Standing Up Against Bullying
By Tracey Dowdy
Whoever said “Sticks and stones will break my bones but words will never hurt me” was either deluded or a liar. At some point in our lives, we’ve all been on the receiving end of hurtful or hateful words. We’ve all been bullied.
“Bullying is unwanted, aggressive behavior among school aged children that involves a real or perceived power imbalance. The behavior is repeated, or has the potential to be repeated, over time. Bullying includes actions such as making threats, spreading rumors, attacking someone physically or verbally, and excluding someone from a group on purpose.” – stopbullying.gov
In any given situation where bullying occurs there are three distinct roles: the bully, the victim, and the bystanders. It’s important to note that the focus needs to be on the behaviors, not the individual kids. Kids who are the bully in one situation may be the victim in another, and vice versa. Life isn’t a fairy tale – the bad guys aren’t all bad and the good guys aren’t all good!
Kids engage in bullying for a myriad of reasons and it’s important to determine that reason before trying to change the behavior.
1. The Child Who Bullies – Children bully for a reason. It’s power, plain and simple. For whatever reason, the child feels powerless and in order to feel good, needs to exert his power over those around him. These kids may be sad, depressed or angry, and confuse bullying with leadership. They may have problems at home or at school that they don’t know how to fix and asserting themselves is how they feel in control. This is why it’s important to focus on the behavior and not the child.
2. The Child Being Bullied – The victim of bullying doesn’t fit a profile. Athletes and academics; thin or overweight; pretty or plain; any child could be the victim.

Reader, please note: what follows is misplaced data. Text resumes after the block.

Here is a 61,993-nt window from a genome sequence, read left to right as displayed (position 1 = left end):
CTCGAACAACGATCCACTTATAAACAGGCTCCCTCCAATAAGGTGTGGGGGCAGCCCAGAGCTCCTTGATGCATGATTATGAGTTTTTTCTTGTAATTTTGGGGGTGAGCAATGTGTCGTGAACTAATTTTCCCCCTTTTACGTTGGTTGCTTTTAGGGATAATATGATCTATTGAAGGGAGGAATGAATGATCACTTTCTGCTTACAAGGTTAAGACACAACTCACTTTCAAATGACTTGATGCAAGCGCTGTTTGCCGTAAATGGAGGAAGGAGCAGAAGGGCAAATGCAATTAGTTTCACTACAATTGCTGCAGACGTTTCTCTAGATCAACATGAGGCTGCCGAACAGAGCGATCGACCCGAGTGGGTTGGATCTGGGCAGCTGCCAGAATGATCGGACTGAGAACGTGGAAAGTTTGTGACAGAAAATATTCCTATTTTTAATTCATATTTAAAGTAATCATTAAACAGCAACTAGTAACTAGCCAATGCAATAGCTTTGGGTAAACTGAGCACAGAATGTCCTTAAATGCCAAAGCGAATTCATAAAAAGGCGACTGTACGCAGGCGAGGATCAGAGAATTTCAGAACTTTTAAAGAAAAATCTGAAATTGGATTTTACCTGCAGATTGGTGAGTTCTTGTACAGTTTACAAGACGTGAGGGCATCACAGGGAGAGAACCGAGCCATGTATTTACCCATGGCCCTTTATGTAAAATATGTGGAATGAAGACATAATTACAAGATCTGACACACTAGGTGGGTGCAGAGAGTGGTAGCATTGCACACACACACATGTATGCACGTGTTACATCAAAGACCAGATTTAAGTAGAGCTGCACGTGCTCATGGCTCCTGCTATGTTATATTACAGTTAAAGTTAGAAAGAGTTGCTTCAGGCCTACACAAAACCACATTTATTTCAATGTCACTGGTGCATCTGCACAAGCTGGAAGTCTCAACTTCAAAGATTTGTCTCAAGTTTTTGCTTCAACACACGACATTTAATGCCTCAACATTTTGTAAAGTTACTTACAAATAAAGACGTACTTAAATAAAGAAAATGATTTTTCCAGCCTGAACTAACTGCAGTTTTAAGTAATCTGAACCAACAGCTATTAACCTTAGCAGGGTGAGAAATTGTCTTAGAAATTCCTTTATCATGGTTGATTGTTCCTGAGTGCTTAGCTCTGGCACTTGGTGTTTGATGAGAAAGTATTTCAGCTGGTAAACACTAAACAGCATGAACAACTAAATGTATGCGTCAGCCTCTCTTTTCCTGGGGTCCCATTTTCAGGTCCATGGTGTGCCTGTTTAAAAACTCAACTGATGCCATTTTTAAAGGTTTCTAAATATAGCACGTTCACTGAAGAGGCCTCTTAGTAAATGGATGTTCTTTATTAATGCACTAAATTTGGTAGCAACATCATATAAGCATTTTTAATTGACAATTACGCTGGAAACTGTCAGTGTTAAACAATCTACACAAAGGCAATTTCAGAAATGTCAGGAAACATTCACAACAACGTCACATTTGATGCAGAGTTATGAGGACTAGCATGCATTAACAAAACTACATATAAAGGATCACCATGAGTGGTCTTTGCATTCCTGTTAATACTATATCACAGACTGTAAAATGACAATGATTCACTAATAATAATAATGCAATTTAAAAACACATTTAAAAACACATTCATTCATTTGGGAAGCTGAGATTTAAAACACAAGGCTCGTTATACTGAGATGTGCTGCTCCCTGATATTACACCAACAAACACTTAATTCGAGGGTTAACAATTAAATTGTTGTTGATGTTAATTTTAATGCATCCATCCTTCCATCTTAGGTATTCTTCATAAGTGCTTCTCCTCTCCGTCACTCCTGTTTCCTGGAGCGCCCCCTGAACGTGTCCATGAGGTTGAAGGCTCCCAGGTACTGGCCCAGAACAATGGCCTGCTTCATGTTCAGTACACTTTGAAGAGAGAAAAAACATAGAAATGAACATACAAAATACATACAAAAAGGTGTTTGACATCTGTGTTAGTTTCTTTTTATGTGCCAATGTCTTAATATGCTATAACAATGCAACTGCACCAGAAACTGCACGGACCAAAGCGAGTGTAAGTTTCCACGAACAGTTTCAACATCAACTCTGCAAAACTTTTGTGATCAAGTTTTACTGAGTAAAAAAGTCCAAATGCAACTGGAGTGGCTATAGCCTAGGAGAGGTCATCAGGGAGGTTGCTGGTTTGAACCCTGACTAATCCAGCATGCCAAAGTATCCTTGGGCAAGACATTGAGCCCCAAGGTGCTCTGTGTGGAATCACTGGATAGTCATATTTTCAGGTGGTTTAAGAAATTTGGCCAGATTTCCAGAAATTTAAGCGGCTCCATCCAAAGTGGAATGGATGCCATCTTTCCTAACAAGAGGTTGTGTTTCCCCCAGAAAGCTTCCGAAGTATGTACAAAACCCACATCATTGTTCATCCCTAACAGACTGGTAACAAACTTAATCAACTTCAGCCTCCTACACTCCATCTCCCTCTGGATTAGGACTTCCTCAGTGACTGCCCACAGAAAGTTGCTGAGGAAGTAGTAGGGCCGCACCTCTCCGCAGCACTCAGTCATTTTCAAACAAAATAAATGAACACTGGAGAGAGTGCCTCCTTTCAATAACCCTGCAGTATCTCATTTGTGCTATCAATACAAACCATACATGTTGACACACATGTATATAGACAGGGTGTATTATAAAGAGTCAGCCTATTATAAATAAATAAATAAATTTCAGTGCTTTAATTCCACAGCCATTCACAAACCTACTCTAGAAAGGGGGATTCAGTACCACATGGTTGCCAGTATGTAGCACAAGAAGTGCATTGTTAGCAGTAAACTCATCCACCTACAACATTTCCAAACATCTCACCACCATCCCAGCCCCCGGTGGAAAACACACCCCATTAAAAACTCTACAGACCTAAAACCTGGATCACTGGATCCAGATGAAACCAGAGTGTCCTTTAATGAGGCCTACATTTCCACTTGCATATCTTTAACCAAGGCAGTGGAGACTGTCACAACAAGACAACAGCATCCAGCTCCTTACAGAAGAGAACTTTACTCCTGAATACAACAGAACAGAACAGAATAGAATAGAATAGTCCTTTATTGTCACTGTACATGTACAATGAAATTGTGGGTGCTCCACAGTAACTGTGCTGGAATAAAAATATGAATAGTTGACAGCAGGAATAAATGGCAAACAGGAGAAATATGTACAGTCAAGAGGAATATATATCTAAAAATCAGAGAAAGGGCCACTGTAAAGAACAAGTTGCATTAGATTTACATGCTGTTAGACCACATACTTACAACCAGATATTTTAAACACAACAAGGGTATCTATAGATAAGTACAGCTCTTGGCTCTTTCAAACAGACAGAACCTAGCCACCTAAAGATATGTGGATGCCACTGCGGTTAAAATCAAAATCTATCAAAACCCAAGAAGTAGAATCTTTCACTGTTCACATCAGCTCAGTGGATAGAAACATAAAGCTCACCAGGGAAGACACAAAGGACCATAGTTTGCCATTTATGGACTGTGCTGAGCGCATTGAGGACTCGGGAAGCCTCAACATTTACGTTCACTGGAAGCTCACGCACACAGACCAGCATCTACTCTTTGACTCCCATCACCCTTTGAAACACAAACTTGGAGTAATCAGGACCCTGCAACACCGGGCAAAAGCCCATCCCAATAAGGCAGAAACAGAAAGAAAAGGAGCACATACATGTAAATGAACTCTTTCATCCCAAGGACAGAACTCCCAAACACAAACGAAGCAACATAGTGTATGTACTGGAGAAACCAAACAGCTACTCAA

3. The Bystanders - These kids may or may not be directly involved in the bullying. They may encourage the child engaging in the behavior by cheering them on; they may be part of an audience that stands by and laughs; or they may simply stand on the sidelines and not intervene.
4. The Advocate – The key to breaking the cycle of bullying is the fourth kid – the Advocate. This is the child that steps up and stands up to defend the child being bullied.
Keeping the focus on the behavior not the child is critical. The children in any of these roles may need counseling or support to make the changes necessary to avoid carrying negative behaviors into adulthood. The effects of bullying are well documented and can have long term and tragic outcomes for those involved.
As a parent, it’s difficult to know what to do. Our first reaction may be to swoop in and rescue, but depending on the circumstances, it may not be best option. If your child is at risk, clearly you need to act swiftly and decisively to remove your child from that situation. But although our reaction may be to rescue, it’s important to equip our kids to deal with similar situations in the future.
Teach your children about bullying, but also teach them empathy and courage. Help them to believe in themselves. Stay engaged in your child’s life so you are aware from the beginning when bullying behavior starts. Set limits with technology – this is particularly important if the bullying behavior is happening online. My generation could escape being bullied by our peers when we went home. Today, it follows children into their bedrooms. Be consistent and compassionate with those technology boundaries, and keep your kids engaged in the conversation so they understand it’s for their own well-being and not a punishment.
After you’ve dealt with the bullying, whether your child was the one being bullied or the one who bullied others, remember it takes time to heal. Both sides may feel fragile and uneasy, wondering what others think, what they know or what they remember. They may be unwilling to talk to you about it, so be open to counseling or support services that can reinforce the positive changes or behaviors and speed the healing. Exercise has been proven to be a significant factor in reinforcing positive mental health, so look for ways your child can get active.
Above all, remind your children that they are loved. Everyone wants to feel valued and to feel that they are being heard. Support them, stand by them, and reassure them that you are their biggest advocate.
Tracey Dowdy is a freelance writer based just outside Toronto, Ontario. After years working for non-profits and charities, she now freelances and researches on subjects from family and education to pop culture and trends in technology.